And of course it’s going to be challenging, but under Pat Gelsinger, he seems to be providing continuity. He’s got a consistent vision. It seems to be his story and his narrative to market has been very consistent. And now I think we need to give a couple of quarters if I’m being frank to kind of see how this shakeup changes, if it has any impact on progress, timelines, as we just talked about pushed timelines, things disappearing off of proposed launch dates. Because I’ve been saying for many quarters now that Intel’s biggest thorn in its side is going to be being able to meet its commitments to the market, and Pat’s been very… His whole say do story has been very consistent, and so under these new leaders, whatever they’re saying, and under GB I think they were pretty good about this, but that’s going to be the next thing going forward, is what they’re telling us has been convincing, but it hasn’t been convincing enough to the market yet because everybody wants to see execution.
Patrick Moorhead: You typically don’t put on stage of one of your biggest events a year a week before an executive leaves. While I believe that this was in planning for a long time, I doubt they would have put GB up on that big stage if everybody had known. That’s just the way big companies operate. And you know, I think GB is an absolute rockstar. I believe that he’s leaving for a president or CEO role at a public company, which is why he can’t say where he’s going. I’m sure he had to tell Intel whether it was a direct competitor. If it was direct competitor, they would have walked him, so I don’t believe it’s a direct competitor, and I don’t think it’s in the supply chain, either. So, we’re going to have to see here.
I’ve talked to Michelle a couple times. I’ve talked to some people off the record that have worked for her or currently work for her. They have some really good things to say about her. Before I knew Michelle was coming in, I had thought Pat was maybe wanting to put a more technical crew in there, but appointing Michelle to that role, that doesn’t say that. Her background is not necessarily high technology and engineering. So, I’m still optimistic about how the company’s doing. GB is leaving on a high point. His unit’s share is going up. His revenue share is going down. Every wafer that AMD is putting in the oven, and they can’t get enough, is going to higher priced silicon. One of the benefits that Intel does have as being an IDM is being that they have essentially lower costs if you can actually make the chips, so I think that the PC market will gain unit share.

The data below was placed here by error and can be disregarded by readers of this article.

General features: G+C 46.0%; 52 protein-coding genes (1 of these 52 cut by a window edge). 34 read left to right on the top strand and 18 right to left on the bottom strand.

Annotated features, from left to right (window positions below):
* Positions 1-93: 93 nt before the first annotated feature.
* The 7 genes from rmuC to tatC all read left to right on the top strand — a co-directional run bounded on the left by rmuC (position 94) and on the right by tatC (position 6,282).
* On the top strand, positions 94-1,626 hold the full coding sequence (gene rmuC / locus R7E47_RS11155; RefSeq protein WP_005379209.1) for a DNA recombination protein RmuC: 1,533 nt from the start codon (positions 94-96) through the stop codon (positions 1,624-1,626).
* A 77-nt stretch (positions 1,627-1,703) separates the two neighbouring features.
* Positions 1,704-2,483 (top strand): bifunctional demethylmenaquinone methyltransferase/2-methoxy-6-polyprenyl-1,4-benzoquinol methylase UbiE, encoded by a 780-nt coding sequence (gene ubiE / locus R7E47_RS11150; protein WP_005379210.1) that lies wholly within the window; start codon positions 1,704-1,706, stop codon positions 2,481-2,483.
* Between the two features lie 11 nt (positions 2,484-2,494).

So, anyways, I think we’ve probably chatted about this one about as… Gotten all the-
Daniel Newman: It could almost be you and me in that picture with the masks and you can’t quite see the features.
Patrick Moorhead: Exactly.
Daniel Newman: GB is a little bit more handsome and thinner, but overall that kind of… That image, we could actually just blur it a little bit and just say that was us.
Patrick Moorhead: Yeah, so man, it’s a bunch of chips. Let’s move to our last… Oh, gosh. It’s not even the last topic.
Daniel Newman: Yeah. We got two more, but the last one should be somewhat quick.
Daniel Newman is the Principal Analyst of Futurum Research and the CEO of Broadsuite Media Group. Living his life at the intersection of people and technology, Daniel works with the world’s largest technology brands exploring Digital Transformation and how it is influencing the enterprise. Read Full Bio